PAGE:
David Cameron agreed to produce a draft bill of the Leveson recommendations today, in a bid to demonstrate that the core proposal is "unworkable".
The report on media standards said a new independent press regulator should be recognised in law, probably through Ofcom.
That decision split the coalition yesterday, with Cameron opposing it and Nick Clegg joining Ed Miliband to support it.
"Our concern is that we simply don't need to have that legislation to achieve the end objectives," media secretary Maria Miller said.
"In drafting out this piece of legislation, what we are going to be demonstrating is that it wouldn't be a simple two-clause bill.”
She added: "What we are concerned about is creating amendable legislation that could in the future give a framework which could give parliament the opportunity of stopping reporting on certain areas. You have to consider that carefully before going forwards."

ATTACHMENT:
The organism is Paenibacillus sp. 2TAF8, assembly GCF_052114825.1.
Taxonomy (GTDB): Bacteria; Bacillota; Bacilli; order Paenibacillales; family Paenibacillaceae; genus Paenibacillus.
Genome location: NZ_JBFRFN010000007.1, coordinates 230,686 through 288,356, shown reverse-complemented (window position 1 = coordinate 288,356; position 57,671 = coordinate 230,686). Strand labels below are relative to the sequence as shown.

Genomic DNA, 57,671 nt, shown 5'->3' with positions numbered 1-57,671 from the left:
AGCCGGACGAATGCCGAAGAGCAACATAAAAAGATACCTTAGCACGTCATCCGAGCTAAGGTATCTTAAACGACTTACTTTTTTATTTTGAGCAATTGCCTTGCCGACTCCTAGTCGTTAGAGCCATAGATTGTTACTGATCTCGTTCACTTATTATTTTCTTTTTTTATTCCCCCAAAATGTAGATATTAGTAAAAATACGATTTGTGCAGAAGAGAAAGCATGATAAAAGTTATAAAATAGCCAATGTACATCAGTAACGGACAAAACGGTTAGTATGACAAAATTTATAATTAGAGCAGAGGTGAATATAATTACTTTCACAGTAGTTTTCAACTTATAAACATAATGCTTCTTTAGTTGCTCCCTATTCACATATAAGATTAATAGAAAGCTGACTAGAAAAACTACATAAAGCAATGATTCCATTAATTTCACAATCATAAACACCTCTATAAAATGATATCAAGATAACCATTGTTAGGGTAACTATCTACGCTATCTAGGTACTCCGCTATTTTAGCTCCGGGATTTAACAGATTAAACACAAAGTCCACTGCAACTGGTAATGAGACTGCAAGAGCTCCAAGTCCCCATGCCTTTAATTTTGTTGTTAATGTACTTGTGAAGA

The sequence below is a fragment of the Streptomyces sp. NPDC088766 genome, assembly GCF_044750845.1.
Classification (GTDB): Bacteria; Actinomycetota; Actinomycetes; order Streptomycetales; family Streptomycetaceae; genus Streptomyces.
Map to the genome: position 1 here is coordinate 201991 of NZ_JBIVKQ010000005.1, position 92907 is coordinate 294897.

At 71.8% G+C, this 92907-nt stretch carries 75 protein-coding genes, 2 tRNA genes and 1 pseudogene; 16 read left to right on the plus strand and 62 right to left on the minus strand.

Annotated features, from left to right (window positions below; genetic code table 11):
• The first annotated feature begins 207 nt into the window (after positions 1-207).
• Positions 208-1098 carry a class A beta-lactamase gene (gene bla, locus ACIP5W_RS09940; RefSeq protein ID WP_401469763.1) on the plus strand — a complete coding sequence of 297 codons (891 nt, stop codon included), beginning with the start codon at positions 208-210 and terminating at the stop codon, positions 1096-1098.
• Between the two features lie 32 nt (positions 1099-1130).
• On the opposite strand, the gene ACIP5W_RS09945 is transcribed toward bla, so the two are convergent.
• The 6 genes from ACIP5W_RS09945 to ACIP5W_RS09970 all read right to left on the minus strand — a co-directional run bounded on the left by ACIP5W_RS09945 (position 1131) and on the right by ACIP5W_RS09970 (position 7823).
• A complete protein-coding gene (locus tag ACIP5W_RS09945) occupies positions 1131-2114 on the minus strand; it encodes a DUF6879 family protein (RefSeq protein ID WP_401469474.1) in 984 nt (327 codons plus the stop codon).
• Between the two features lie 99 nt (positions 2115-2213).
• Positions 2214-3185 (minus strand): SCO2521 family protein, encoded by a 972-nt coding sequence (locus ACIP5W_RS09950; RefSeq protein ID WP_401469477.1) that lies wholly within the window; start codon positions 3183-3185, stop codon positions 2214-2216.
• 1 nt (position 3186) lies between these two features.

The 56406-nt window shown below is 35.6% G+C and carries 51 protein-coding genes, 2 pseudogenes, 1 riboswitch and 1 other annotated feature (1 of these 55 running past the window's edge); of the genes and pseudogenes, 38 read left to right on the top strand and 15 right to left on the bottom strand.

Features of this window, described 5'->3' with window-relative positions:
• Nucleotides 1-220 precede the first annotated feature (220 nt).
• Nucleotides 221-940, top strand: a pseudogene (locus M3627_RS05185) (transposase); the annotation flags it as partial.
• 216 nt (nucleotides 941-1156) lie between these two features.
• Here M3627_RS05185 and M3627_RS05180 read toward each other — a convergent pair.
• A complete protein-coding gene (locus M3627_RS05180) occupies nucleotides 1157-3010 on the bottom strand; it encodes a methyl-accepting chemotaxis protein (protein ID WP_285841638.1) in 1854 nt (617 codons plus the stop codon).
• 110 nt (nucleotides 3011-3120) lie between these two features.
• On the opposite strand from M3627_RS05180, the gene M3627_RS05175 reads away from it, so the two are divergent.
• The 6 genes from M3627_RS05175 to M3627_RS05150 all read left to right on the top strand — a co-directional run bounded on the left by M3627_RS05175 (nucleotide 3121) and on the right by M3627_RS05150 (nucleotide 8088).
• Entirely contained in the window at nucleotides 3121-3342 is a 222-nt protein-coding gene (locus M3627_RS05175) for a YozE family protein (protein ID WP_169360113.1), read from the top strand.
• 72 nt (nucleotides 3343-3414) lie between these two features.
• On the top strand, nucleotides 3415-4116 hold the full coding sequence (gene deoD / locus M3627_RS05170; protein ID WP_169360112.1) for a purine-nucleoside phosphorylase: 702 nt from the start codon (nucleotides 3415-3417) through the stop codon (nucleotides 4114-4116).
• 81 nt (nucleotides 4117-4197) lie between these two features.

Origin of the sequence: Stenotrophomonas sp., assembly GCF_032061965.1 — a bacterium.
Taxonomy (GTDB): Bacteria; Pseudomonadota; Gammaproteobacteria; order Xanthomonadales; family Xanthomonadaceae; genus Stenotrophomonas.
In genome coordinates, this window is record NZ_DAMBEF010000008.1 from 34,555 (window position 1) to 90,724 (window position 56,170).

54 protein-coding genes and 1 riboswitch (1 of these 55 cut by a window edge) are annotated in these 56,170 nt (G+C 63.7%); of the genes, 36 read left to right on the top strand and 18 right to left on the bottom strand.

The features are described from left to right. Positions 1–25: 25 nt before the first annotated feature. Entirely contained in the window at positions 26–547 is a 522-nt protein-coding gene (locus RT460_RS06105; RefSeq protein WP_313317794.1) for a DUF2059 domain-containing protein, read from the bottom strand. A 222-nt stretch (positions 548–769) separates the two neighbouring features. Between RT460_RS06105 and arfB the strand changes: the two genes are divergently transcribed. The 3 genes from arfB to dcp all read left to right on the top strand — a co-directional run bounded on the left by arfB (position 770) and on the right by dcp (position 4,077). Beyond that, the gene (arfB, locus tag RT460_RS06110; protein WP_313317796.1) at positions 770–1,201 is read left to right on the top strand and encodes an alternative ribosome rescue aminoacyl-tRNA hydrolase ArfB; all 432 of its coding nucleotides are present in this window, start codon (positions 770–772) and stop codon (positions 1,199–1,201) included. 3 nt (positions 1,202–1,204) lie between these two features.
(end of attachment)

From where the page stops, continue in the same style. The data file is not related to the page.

Miller was repeatedly asked whether she thought the report was "bonkers", given that Cameron had previously pledged to implement it in full unless its recommendations were "bonkers". She refused to answer.
Meanwhile, the reaction to the report fell along predictable lines, with newspapers rubbishing its proposals and victims of phone-hacking mostly praising it.
There were exceptions however. Guardian editor Alan Rusbridger welcomed "a bit of statute" to set up an arbitration arm in the new regulator, while Gerry McCann – father of missing child Madeline – criticised the report for not going far enough.
"Although we broadly welcome Lord Leveson's report and it has many merits, for me I don't think it has gone far enough," he said.
"I would have liked to see a properly independent regulation of the press whereas I think he's given them another chance at self-regulation."